McCAUGHEY: "If a doctor or nurse leans over a bedside of a patient carrying this bacteria on their skin, 65 percent of the time when they stand up again they have bacteria on their lab coats and on their nurses uniforms and then they go to the next person's bedside and deposit that. Twenty-four percent of the time it is deposited to the next patient's bedside or it contaminates the hands of the doctors or nurse when they touch their own body."
SKIRBLE: Methicillin-resistant Staphylococcus aureus or MRSA — the bacterium that killed Maureen Daly's mother — accounted for just 2 percent of in-hospital staph infections in 1974. By 2003, that percent had risen to 57 percent, and it continues to climb.
Betsy McCaughey says institutional precautions save lives and money.
MCCAUGHEY: "The nation is spending $30 billion a year in treating infections that are primarily preventable."
SKIRBLE: The Committee to Reduce Infection Deaths is calling for state laws that require hospitals to report their infection rates. Six states have such a law in place. Thirty others are considering the legislation.
The hospital industry has lobbied against the idea, saying that it would be unfair to hospitals that treat AIDS, cancer and organ transplant patients who are especially vulnerable to infection. But Betsy McCaughey says the report cards take these health risks into account.
McCAUGHEY: "Everybody knows it is the right thing [to do]. If you have to go into a hospital you should be able to find out which hospital is safest. After all, most state health departments already tell you if a deli or a restaurant has been cited for health violations. So they make it easy for you to buy a safe sandwich; it should be just as easy to find a safe hospital."
SKIRBLE: Betsy McCaughey with the Committee to Reduce Infection Deaths says the report cards will motivate hospitals to improve. As a result, she says, fewer patients will carry life-threatening infections with them when they return home. I'm Rosanne Skirble.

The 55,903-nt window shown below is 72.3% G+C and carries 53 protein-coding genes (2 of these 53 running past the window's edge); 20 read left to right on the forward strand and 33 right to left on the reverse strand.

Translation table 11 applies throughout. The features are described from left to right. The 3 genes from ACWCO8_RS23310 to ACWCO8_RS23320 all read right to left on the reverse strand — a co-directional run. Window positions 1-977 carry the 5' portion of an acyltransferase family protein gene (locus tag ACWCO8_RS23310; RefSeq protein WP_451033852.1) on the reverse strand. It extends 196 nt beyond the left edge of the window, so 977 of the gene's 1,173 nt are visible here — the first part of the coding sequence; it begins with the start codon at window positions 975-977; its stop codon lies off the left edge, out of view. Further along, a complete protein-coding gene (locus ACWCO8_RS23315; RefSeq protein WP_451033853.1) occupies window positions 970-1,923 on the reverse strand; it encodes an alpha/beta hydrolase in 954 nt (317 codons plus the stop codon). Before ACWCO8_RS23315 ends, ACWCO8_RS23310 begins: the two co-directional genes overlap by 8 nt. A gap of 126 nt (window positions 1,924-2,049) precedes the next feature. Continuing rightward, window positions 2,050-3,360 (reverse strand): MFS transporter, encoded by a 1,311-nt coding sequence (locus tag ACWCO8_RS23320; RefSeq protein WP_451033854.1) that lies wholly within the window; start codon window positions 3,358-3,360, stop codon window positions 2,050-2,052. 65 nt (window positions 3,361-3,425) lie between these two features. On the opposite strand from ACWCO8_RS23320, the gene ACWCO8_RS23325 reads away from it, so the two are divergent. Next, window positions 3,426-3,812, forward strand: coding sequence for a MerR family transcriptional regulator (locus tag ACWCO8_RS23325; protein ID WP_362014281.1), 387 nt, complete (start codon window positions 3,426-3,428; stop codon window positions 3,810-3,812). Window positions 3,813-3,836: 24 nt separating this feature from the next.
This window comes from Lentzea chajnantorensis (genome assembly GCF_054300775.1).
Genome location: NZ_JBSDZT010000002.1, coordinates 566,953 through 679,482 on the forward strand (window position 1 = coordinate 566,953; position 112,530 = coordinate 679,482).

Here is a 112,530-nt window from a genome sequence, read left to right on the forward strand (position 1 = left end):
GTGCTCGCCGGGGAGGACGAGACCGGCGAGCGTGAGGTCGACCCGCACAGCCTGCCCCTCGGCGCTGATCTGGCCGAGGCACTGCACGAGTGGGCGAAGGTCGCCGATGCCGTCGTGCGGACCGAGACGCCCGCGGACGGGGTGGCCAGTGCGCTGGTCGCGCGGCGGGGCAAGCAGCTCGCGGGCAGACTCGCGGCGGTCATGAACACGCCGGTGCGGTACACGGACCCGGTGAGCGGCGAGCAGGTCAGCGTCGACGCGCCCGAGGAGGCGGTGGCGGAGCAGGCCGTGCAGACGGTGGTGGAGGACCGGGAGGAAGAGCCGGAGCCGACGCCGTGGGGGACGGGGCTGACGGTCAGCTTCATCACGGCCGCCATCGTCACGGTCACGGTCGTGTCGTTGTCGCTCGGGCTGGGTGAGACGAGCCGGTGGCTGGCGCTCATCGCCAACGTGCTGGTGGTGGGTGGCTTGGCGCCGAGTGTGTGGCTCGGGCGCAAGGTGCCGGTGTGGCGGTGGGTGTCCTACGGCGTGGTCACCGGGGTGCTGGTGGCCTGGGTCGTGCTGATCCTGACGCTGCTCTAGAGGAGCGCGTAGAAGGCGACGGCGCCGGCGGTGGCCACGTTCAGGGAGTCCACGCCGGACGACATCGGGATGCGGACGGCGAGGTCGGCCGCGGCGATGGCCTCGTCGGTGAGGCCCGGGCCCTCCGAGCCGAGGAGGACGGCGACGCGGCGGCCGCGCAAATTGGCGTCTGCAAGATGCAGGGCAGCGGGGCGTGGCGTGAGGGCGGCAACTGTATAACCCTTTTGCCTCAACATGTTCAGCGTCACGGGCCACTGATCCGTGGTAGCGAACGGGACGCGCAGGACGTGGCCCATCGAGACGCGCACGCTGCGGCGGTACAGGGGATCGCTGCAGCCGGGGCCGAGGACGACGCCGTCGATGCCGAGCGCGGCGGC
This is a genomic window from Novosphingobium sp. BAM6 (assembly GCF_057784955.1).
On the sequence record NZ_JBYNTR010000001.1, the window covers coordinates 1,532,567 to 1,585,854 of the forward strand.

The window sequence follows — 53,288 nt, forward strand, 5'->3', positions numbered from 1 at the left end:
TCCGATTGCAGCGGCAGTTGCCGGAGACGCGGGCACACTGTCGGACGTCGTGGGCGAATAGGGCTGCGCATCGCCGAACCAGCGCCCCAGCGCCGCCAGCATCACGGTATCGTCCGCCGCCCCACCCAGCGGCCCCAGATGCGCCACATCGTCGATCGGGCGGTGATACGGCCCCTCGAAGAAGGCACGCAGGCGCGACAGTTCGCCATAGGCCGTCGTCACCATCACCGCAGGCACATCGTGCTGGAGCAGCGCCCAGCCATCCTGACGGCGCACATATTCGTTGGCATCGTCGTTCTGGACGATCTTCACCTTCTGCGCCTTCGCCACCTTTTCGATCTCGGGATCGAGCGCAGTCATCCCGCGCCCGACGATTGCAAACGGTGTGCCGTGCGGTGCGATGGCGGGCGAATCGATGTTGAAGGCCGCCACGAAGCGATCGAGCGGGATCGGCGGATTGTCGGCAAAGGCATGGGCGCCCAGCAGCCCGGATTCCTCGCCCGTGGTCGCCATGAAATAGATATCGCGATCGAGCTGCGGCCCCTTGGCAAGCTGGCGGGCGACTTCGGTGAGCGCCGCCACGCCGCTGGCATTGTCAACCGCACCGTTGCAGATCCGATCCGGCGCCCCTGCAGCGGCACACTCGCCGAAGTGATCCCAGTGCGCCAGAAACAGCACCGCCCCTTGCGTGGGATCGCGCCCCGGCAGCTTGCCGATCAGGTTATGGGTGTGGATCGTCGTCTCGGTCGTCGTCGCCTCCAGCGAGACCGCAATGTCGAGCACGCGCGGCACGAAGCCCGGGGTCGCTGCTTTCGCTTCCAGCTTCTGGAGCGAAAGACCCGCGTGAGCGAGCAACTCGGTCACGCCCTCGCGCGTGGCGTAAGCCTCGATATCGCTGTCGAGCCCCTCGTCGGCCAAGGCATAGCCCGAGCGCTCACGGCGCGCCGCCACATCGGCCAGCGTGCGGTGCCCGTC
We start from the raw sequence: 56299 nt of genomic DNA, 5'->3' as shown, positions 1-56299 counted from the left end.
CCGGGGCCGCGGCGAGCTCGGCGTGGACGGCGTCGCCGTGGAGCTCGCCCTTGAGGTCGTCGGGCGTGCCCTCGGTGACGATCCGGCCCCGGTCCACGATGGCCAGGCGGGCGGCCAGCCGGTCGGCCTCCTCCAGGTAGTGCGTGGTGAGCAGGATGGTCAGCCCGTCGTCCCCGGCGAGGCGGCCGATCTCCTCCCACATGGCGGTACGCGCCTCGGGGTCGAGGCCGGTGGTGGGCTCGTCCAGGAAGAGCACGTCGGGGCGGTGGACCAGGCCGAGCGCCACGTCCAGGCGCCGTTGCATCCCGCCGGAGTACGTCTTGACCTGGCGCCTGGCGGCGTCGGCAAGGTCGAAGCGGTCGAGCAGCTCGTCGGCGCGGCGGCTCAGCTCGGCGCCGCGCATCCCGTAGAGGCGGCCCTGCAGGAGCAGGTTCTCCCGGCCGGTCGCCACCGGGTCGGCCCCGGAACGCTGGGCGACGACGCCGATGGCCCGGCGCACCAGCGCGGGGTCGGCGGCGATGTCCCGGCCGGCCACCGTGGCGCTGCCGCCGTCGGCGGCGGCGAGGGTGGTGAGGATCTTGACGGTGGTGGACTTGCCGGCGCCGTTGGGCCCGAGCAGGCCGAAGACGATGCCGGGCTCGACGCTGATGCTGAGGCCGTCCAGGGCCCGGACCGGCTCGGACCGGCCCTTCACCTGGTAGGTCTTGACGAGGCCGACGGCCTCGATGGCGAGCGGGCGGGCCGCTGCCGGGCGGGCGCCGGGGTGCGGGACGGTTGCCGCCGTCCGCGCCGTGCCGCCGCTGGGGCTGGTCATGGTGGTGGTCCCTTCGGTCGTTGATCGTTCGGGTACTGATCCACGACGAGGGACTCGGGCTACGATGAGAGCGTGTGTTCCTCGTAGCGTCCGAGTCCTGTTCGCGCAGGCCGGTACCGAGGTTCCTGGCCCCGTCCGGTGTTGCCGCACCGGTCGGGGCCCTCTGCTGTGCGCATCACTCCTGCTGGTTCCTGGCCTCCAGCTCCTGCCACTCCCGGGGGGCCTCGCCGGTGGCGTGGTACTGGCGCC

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SANER: There are a lot of bad things associated with tobacco use: lung cancer, emphysema, heart disease. But at the University of Maryland in College Park, a team of researchers is focusing on the plant's good side -- its nutritional benefits.
KRATOCHVIL: "Yes, believe it or not, tobacco does have a lot of very good properties."
SANER: Agronomist Bob Kratochvil runs the University's research farm, where they're growing tobacco, a plant Professor Kratochvil says has enormous potential for medicine, cosmetics, and energy. And scientists hope they can even tease food out of the inedible plant.
KRATOCHVIL: "It's got excellent quality proteins - human food proteins. They're tasteless, odorless, the same quality as you have in soybeans or with milk. One of the potential benefits is that, supposedly, it will not cause allergies, as some folks have allergies to milk, [they're] lactose intolerant. Wheat is another crop; there is some protein allergy problem that some folks have. It's thought the tobacco protein [could] be something in special diets."